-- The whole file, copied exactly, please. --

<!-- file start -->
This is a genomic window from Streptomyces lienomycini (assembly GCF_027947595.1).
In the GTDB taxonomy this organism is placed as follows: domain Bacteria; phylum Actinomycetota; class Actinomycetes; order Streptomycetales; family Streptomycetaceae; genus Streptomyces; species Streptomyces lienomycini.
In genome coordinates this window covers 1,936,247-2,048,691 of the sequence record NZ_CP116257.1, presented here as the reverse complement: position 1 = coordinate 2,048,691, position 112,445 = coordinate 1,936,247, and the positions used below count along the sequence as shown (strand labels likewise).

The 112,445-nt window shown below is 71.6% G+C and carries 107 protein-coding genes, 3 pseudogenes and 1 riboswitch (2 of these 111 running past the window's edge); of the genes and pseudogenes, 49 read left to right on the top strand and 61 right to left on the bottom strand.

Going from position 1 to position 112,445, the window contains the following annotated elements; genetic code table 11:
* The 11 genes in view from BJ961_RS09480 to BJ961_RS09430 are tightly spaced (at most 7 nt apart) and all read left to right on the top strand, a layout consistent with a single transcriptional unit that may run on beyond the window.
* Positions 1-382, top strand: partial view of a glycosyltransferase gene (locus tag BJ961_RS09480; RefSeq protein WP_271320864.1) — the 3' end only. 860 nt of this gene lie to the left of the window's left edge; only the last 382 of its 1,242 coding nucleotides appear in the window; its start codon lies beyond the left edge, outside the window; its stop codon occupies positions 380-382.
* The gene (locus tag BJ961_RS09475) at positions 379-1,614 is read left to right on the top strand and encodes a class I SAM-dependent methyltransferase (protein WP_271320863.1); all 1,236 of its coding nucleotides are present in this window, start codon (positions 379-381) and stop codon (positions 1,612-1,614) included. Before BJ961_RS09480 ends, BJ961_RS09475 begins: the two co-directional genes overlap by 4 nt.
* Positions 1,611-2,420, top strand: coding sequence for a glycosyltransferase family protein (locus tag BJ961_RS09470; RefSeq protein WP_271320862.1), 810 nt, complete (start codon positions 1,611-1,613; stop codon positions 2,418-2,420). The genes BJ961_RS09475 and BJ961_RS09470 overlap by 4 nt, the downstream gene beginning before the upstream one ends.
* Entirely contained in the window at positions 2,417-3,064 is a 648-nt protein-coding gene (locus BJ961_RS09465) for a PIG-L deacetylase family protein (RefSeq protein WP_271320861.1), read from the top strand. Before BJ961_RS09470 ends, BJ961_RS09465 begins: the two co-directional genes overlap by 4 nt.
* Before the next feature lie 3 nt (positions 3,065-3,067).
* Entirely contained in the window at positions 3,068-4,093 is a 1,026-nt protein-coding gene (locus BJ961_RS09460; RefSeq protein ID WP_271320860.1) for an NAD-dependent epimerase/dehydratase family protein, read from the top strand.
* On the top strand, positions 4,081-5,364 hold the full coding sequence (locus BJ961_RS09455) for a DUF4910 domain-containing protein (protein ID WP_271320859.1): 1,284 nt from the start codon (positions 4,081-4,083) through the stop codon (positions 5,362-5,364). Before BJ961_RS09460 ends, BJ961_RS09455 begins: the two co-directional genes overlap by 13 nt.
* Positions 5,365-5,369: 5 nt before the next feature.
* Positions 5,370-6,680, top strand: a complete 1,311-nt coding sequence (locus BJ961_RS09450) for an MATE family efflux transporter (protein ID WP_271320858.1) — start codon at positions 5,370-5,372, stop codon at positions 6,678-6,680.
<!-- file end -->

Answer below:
This is a genomic window from Streptomyces lienomycini (assembly GCF_027947595.1).
In the GTDB taxonomy this organism is placed as follows: domain Bacteria; phylum Actinomycetota; class Actinomycetes; order Streptomycetales; family Streptomycetaceae; genus Streptomyces; species Streptomyces lienomycini.
In genome coordinates this window covers 1,936,247-2,048,691 of the sequence record NZ_CP116257.1, presented here as the reverse complement: position 1 = coordinate 2,048,691, position 112,445 = coordinate 1,936,247, and the positions used below count along the sequence as shown (strand labels likewise).

The 112,445-nt window shown below is 71.6% G+C and carries 107 protein-coding genes, 3 pseudogenes and 1 riboswitch (2 of these 111 running past the window's edge); of the genes and pseudogenes, 49 read left to right on the top strand and 61 right to left on the bottom strand.

Going from position 1 to position 112,445, the window contains the following annotated elements; genetic code table 11:
* The 11 genes in view from BJ961_RS09480 to BJ961_RS09430 are tightly spaced (at most 7 nt apart) and all read left to right on the top strand, a layout consistent with a single transcriptional unit that may run on beyond the window.
* Positions 1-382, top strand: partial view of a glycosyltransferase gene (locus tag BJ961_RS09480; RefSeq protein WP_271320864.1) — the 3' end only. 860 nt of this gene lie to the left of the window's left edge; only the last 382 of its 1,242 coding nucleotides appear in the window; its start codon lies beyond the left edge, outside the window; its stop codon occupies positions 380-382.
* The gene (locus tag BJ961_RS09475) at positions 379-1,614 is read left to right on the top strand and encodes a class I SAM-dependent methyltransferase (protein WP_271320863.1); all 1,236 of its coding nucleotides are present in this window, start codon (positions 379-381) and stop codon (positions 1,612-1,614) included. Before BJ961_RS09480 ends, BJ961_RS09475 begins: the two co-directional genes overlap by 4 nt.
* Positions 1,611-2,420, top strand: coding sequence for a glycosyltransferase family protein (locus tag BJ961_RS09470; RefSeq protein WP_271320862.1), 810 nt, complete (start codon positions 1,611-1,613; stop codon positions 2,418-2,420). The genes BJ961_RS09475 and BJ961_RS09470 overlap by 4 nt, the downstream gene beginning before the upstream one ends.
* Entirely contained in the window at positions 2,417-3,064 is a 648-nt protein-coding gene (locus BJ961_RS09465) for a PIG-L deacetylase family protein (RefSeq protein WP_271320861.1), read from the top strand. Before BJ961_RS09470 ends, BJ961_RS09465 begins: the two co-directional genes overlap by 4 nt.
* Before the next feature lie 3 nt (positions 3,065-3,067).
* Entirely contained in the window at positions 3,068-4,093 is a 1,026-nt protein-coding gene (locus BJ961_RS09460; RefSeq protein ID WP_271320860.1) for an NAD-dependent epimerase/dehydratase family protein, read from the top strand.
* On the top strand, positions 4,081-5,364 hold the full coding sequence (locus BJ961_RS09455) for a DUF4910 domain-containing protein (protein ID WP_271320859.1): 1,284 nt from the start codon (positions 4,081-4,083) through the stop codon (positions 5,362-5,364). Before BJ961_RS09460 ends, BJ961_RS09455 begins: the two co-directional genes overlap by 13 nt.
* Positions 5,365-5,369: 5 nt before the next feature.
* Positions 5,370-6,680, top strand: a complete 1,311-nt coding sequence (locus BJ961_RS09450) for an MATE family efflux transporter (protein ID WP_271320858.1) — start codon at positions 5,370-5,372, stop codon at positions 6,678-6,680.